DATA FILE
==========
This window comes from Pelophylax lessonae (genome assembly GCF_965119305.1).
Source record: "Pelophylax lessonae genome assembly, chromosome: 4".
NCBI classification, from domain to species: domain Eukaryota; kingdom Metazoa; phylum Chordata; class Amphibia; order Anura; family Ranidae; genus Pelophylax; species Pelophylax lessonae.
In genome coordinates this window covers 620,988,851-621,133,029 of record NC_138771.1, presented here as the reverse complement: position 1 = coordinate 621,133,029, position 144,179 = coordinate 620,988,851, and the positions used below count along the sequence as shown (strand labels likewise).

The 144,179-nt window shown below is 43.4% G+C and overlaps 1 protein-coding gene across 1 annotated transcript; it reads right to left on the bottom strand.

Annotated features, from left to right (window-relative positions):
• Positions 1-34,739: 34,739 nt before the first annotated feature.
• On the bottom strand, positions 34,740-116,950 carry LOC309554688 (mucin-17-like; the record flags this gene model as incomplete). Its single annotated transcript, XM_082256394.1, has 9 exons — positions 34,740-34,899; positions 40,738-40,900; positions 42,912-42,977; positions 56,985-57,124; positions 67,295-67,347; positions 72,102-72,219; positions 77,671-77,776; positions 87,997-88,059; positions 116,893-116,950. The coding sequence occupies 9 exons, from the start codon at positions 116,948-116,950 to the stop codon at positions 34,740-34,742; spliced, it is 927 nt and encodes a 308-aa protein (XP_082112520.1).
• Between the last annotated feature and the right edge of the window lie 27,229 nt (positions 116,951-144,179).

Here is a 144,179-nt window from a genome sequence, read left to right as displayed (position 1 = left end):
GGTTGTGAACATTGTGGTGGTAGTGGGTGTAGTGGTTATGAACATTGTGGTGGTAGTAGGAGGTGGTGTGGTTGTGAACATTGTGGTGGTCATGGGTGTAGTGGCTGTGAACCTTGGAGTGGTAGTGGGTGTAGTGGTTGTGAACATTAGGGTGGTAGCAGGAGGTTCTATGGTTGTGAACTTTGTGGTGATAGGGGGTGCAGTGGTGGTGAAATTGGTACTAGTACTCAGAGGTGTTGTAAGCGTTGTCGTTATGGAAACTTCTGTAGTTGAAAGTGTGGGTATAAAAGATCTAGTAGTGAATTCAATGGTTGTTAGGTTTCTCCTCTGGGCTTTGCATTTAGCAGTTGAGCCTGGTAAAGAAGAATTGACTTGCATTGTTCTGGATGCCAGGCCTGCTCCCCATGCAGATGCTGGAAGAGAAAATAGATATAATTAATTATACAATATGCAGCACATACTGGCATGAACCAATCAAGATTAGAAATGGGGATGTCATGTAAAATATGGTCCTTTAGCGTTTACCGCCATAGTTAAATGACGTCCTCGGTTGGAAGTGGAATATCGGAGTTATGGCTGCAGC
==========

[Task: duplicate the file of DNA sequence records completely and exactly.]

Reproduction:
This window comes from Pelophylax lessonae (genome assembly GCF_965119305.1).
Source record: "Pelophylax lessonae genome assembly, chromosome: 4".
NCBI classification, from domain to species: domain Eukaryota; kingdom Metazoa; phylum Chordata; class Amphibia; order Anura; family Ranidae; genus Pelophylax; species Pelophylax lessonae.
In genome coordinates this window covers 620,988,851-621,133,029 of record NC_138771.1, presented here as the reverse complement: position 1 = coordinate 621,133,029, position 144,179 = coordinate 620,988,851, and the positions used below count along the sequence as shown (strand labels likewise).

The 144,179-nt window shown below is 43.4% G+C and overlaps 1 protein-coding gene across 1 annotated transcript; it reads right to left on the bottom strand.

Annotated features, from left to right (window-relative positions):
• Positions 1-34,739: 34,739 nt before the first annotated feature.
• On the bottom strand, positions 34,740-116,950 carry LOC309554688 (mucin-17-like; the record flags this gene model as incomplete). Its single annotated transcript, XM_082256394.1, has 9 exons — positions 34,740-34,899; positions 40,738-40,900; positions 42,912-42,977; positions 56,985-57,124; positions 67,295-67,347; positions 72,102-72,219; positions 77,671-77,776; positions 87,997-88,059; positions 116,893-116,950. The coding sequence occupies 9 exons, from the start codon at positions 116,948-116,950 to the stop codon at positions 34,740-34,742; spliced, it is 927 nt and encodes a 308-aa protein (XP_082112520.1).
• Between the last annotated feature and the right edge of the window lie 27,229 nt (positions 116,951-144,179).

Here is a 144,179-nt window from a genome sequence, read left to right as displayed (position 1 = left end):
GGTTGTGAACATTGTGGTGGTAGTGGGTGTAGTGGTTATGAACATTGTGGTGGTAGTAGGAGGTGGTGTGGTTGTGAACATTGTGGTGGTCATGGGTGTAGTGGCTGTGAACCTTGGAGTGGTAGTGGGTGTAGTGGTTGTGAACATTAGGGTGGTAGCAGGAGGTTCTATGGTTGTGAACTTTGTGGTGATAGGGGGTGCAGTGGTGGTGAAATTGGTACTAGTACTCAGAGGTGTTGTAAGCGTTGTCGTTATGGAAACTTCTGTAGTTGAAAGTGTGGGTATAAAAGATCTAGTAGTGAATTCAATGGTTGTTAGGTTTCTCCTCTGGGCTTTGCATTTAGCAGTTGAGCCTGGTAAAGAAGAATTGACTTGCATTGTTCTGGATGCCAGGCCTGCTCCCCATGCAGATGCTGGAAGAGAAAATAGATATAATTAATTATACAATATGCAGCACATACTGGCATGAACCAATCAAGATTAGAAATGGGGATGTCATGTAAAATATGGTCCTTTAGCGTTTACCGCCATAGTTAAATGACGTCCTCGGTTGGAAGTGGAATATCGGAGTTATGGCTGCAGC